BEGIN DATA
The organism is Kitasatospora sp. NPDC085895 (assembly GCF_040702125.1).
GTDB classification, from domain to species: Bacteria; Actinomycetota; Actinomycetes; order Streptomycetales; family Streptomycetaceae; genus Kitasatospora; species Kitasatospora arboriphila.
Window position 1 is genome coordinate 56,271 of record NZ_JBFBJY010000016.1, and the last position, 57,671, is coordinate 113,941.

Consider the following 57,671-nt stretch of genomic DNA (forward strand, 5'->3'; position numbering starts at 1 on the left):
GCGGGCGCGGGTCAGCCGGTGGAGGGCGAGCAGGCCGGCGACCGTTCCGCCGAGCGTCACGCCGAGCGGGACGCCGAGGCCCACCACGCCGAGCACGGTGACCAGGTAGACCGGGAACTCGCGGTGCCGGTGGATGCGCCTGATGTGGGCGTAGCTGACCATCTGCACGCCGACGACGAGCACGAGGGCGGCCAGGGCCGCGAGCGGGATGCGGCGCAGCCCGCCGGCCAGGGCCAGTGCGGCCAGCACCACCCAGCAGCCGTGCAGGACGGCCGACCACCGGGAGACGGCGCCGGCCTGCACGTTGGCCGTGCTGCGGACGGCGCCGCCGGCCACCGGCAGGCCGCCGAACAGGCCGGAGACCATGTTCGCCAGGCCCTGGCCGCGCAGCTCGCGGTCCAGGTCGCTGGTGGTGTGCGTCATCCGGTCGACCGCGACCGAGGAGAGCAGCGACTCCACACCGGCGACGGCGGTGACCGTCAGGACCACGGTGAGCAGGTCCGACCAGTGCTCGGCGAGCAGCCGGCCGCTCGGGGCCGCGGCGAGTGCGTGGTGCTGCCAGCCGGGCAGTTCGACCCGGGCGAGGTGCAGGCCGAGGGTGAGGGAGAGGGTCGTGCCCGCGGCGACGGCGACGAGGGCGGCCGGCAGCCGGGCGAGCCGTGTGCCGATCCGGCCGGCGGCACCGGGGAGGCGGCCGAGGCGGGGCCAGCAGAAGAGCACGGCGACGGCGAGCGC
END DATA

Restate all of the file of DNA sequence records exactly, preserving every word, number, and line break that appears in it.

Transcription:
The organism is Kitasatospora sp. NPDC085895 (assembly GCF_040702125.1).
GTDB classification, from domain to species: Bacteria; Actinomycetota; Actinomycetes; order Streptomycetales; family Streptomycetaceae; genus Kitasatospora; species Kitasatospora arboriphila.
Window position 1 is genome coordinate 56,271 of record NZ_JBFBJY010000016.1, and the last position, 57,671, is coordinate 113,941.

Consider the following 57,671-nt stretch of genomic DNA (forward strand, 5'->3'; position numbering starts at 1 on the left):
GCGGGCGCGGGTCAGCCGGTGGAGGGCGAGCAGGCCGGCGACCGTTCCGCCGAGCGTCACGCCGAGCGGGACGCCGAGGCCCACCACGCCGAGCACGGTGACCAGGTAGACCGGGAACTCGCGGTGCCGGTGGATGCGCCTGATGTGGGCGTAGCTGACCATCTGCACGCCGACGACGAGCACGAGGGCGGCCAGGGCCGCGAGCGGGATGCGGCGCAGCCCGCCGGCCAGGGCCAGTGCGGCCAGCACCACCCAGCAGCCGTGCAGGACGGCCGACCACCGGGAGACGGCGCCGGCCTGCACGTTGGCCGTGCTGCGGACGGCGCCGCCGGCCACCGGCAGGCCGCCGAACAGGCCGGAGACCATGTTCGCCAGGCCCTGGCCGCGCAGCTCGCGGTCCAGGTCGCTGGTGGTGTGCGTCATCCGGTCGACCGCGACCGAGGAGAGCAGCGACTCCACACCGGCGACGGCGGTGACCGTCAGGACCACGGTGAGCAGGTCCGACCAGTGCTCGGCGAGCAGCCGGCCGCTCGGGGCCGCGGCGAGTGCGTGGTGCTGCCAGCCGGGCAGTTCGACCCGGGCGAGGTGCAGGCCGAGGGTGAGGGAGAGGGTCGTGCCCGCGGCGACGGCGACGAGGGCGGCCGGCAGCCGGGCGAGCCGTGTGCCGATCCGGCCGGCGGCACCGGGGAGGCGGCCGAGGCGGGGCCAGCAGAAGAGCACGGCGACGGCGAGCGC